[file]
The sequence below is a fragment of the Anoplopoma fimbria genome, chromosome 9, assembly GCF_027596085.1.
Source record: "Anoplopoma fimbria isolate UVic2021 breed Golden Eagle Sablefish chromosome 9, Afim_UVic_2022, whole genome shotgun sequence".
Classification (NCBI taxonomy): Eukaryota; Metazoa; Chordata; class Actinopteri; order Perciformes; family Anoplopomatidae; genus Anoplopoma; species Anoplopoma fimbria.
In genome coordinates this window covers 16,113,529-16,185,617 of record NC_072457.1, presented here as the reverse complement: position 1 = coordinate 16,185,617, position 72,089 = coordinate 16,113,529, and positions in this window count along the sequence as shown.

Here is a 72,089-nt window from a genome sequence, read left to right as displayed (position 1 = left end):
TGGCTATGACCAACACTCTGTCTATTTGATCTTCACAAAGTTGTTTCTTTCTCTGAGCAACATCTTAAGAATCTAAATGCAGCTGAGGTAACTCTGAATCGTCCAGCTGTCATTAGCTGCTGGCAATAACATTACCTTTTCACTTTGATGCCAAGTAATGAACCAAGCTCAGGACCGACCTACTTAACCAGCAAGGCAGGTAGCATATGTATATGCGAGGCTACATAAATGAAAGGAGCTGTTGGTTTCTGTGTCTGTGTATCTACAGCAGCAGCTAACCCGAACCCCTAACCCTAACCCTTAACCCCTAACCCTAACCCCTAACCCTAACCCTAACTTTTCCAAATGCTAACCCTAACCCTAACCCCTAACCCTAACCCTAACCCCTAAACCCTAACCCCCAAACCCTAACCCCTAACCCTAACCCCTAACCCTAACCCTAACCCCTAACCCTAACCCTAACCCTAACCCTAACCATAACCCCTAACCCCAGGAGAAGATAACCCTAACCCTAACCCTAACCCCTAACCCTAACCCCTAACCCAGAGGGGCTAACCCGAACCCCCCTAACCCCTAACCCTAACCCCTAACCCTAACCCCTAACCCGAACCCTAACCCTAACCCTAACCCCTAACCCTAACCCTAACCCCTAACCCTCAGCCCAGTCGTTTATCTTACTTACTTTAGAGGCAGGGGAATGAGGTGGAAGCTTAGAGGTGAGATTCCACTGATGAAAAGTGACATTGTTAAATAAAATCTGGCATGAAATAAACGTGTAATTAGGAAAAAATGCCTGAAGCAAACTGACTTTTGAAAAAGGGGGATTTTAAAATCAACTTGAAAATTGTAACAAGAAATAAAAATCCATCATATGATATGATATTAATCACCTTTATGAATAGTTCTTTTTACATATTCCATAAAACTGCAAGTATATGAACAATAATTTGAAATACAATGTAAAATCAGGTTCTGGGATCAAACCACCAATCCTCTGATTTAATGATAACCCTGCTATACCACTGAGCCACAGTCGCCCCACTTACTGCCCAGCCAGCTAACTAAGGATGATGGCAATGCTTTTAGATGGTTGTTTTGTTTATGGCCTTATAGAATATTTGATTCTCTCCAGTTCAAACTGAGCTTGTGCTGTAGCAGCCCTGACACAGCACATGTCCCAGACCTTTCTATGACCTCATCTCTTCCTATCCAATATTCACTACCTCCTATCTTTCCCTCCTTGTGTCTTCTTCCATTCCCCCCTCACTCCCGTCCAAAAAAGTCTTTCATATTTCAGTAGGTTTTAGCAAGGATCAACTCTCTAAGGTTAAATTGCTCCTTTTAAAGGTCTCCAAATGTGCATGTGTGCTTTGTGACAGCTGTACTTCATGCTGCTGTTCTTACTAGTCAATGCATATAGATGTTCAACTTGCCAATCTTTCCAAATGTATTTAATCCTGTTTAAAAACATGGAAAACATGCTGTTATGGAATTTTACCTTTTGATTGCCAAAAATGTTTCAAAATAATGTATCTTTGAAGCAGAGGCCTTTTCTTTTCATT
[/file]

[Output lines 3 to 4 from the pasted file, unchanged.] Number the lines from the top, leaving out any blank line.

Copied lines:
Classification (NCBI taxonomy): Eukaryota; Metazoa; Chordata; class Actinopteri; order Perciformes; family Anoplopomatidae; genus Anoplopoma; species Anoplopoma fimbria.
In genome coordinates this window covers 16,113,529-16,185,617 of record NC_072457.1, presented here as the reverse complement: position 1 = coordinate 16,185,617, position 72,089 = coordinate 16,113,529, and positions in this window count along the sequence as shown.